Lecompton, Kansas

City: Lecompton

County: Douglas

State: Kansas

Lat/Long: 39.0333, -95.3833

Lecompton, Kansas is a city in Douglas County, Kansas. Situated in northeastern Kansas on the Kansas River, thirteen miles east of Topeka, Lecompton had its origins in the flood of white settlers that moved into the area after Congress passed the Kansas-Nebraska Act. Settlement began in 1854, and proprietors established the Lecompton Town Company to transform the town into a large city and the capital of the Kansas Territory. In 1855, the Kansas Territorial Legislature moved from the Shawnee Mission to Lecompton, and the settlement became the headquarters of the pro-slavery party and legislature from 1855 to 1859. The Kansas Territorial Legislature incorporated Lecompton as a city and named it county seat for Douglas County. Pro-slavery Kansans held a constitutional convention in Lecompton from September 7 to November 8, 1857, drafting a pro-slavery constitution for Kansas that the Kansas electorate overwhelmingly rejected. At the height of its prosperity in 1858, Lecompton boasted several large hotels, four churches, a United States court and General Land Office, and a population of upward 1,000 people.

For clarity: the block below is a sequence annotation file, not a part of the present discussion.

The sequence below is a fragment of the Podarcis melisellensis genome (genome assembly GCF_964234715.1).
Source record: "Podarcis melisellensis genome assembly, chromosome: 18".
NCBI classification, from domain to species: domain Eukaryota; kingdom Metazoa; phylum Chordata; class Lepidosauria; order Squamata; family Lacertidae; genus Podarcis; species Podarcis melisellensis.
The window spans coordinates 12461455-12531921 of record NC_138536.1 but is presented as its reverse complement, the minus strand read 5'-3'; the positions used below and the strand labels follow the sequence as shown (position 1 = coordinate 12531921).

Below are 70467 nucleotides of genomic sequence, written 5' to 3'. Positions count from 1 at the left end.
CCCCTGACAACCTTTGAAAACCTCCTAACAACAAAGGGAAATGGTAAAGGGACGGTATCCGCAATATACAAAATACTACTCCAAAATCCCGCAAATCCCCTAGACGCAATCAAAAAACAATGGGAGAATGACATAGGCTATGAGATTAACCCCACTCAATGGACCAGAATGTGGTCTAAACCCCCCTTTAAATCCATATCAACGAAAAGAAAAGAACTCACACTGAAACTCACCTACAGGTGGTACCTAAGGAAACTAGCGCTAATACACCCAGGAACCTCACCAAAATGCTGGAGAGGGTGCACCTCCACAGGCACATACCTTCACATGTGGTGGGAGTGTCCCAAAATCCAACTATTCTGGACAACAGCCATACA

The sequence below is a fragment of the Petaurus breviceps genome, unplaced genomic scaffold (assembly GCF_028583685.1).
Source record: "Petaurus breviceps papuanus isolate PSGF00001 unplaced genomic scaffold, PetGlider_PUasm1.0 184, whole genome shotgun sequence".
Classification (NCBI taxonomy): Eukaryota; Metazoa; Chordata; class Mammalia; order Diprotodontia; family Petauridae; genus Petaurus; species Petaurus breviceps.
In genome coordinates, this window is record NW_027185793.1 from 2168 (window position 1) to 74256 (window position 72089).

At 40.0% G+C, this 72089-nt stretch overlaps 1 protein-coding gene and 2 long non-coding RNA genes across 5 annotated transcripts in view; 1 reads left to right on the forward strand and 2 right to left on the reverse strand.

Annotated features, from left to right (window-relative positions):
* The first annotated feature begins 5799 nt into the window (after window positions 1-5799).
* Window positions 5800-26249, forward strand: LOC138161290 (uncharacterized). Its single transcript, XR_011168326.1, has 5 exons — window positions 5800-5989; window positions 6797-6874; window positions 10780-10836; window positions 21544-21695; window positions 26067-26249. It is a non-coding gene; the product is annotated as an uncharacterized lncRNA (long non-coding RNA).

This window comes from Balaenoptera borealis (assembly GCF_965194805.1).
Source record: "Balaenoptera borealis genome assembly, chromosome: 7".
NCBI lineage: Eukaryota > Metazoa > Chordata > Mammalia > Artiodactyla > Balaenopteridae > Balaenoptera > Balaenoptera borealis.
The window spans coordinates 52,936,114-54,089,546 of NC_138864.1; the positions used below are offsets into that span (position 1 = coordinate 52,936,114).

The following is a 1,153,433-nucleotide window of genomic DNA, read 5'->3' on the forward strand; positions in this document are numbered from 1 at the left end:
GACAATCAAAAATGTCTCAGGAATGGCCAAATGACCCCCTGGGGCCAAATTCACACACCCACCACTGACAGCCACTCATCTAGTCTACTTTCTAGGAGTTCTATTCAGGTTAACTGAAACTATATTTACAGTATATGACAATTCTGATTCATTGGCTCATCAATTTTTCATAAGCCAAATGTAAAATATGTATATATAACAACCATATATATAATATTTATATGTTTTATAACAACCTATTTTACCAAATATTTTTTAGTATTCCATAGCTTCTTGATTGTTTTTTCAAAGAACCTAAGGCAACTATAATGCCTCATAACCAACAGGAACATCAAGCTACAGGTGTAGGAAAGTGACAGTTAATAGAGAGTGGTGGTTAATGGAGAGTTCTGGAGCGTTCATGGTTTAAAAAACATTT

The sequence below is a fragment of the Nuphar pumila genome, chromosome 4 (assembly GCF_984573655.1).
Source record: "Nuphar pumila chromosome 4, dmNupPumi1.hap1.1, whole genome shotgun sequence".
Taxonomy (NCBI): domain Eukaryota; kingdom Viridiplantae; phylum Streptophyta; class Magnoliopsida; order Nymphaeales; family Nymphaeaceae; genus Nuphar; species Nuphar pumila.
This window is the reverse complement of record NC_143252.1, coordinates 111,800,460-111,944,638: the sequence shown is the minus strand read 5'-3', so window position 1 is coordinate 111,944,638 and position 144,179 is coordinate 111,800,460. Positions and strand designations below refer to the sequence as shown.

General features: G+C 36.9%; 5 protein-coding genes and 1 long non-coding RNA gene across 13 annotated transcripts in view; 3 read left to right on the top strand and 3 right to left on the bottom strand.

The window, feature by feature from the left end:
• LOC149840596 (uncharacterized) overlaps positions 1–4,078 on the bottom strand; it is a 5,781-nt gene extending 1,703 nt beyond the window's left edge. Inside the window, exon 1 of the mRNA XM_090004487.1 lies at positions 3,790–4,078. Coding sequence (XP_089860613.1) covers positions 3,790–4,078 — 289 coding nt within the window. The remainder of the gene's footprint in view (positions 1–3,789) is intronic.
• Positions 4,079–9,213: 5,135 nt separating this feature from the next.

Courtlandt Canby, The Encyclopedia of Historic Places (New York: Facts on File, 1984), 1:510; Merriam-Webster's Geographical Dictionary , 3rd ed. (Springfield, MA: Merriam-Webster, 1997), 638; Wendell H. Stephenson, “Lecompton Constitution,” Dictionary of American History, rev. ed. (New York: Charles Scribner's Sons, 1976), 4:130; History of the State of Kansas (Chicago: A. T. Andreas, 1883), 351.